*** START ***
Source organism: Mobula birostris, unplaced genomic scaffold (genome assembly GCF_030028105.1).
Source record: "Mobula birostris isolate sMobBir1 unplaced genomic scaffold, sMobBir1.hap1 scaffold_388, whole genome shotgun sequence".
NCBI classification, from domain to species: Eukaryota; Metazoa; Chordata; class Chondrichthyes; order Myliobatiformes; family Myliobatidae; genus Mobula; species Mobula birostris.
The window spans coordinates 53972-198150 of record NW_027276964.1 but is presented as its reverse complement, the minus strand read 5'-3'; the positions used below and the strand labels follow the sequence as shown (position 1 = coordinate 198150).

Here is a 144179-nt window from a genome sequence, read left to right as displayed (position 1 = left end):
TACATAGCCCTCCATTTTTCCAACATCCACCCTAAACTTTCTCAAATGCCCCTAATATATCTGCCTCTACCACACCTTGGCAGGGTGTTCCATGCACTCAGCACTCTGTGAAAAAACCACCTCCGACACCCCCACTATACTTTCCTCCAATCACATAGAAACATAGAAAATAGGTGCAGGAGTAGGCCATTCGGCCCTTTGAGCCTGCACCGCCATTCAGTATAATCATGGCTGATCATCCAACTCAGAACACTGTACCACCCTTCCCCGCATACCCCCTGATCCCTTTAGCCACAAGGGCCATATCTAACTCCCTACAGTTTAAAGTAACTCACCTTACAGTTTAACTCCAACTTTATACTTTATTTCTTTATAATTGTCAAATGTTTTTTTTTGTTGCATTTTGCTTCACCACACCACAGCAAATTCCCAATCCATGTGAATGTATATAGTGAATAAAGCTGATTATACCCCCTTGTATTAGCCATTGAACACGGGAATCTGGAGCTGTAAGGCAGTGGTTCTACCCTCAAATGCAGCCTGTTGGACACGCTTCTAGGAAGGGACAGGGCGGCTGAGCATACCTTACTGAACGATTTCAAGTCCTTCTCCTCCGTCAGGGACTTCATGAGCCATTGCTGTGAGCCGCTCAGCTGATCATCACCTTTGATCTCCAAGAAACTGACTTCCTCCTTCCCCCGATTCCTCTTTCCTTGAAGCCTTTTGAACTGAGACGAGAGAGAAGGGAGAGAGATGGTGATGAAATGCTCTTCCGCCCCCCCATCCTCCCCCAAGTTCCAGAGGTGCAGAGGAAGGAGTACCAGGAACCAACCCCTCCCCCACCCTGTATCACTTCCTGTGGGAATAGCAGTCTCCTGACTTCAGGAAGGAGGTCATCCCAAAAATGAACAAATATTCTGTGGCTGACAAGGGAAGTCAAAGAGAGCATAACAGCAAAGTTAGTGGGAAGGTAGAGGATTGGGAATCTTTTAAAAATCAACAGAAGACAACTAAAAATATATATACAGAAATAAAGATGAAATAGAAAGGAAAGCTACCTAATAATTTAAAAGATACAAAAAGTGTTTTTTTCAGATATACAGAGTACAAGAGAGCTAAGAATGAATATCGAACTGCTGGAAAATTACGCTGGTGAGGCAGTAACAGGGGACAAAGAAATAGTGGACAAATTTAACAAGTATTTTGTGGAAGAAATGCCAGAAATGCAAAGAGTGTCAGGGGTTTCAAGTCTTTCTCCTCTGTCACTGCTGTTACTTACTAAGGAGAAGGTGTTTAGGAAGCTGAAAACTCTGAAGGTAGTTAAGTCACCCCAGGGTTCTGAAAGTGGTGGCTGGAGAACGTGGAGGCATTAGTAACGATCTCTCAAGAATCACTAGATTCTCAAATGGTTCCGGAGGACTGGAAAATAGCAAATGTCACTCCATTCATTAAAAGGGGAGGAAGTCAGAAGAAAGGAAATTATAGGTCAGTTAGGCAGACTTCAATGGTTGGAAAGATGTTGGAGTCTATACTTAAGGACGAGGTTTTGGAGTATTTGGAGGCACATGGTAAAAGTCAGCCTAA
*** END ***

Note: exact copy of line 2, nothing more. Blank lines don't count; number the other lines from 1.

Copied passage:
Source record: "Mobula birostris isolate sMobBir1 unplaced genomic scaffold, sMobBir1.hap1 scaffold_388, whole genome shotgun sequence".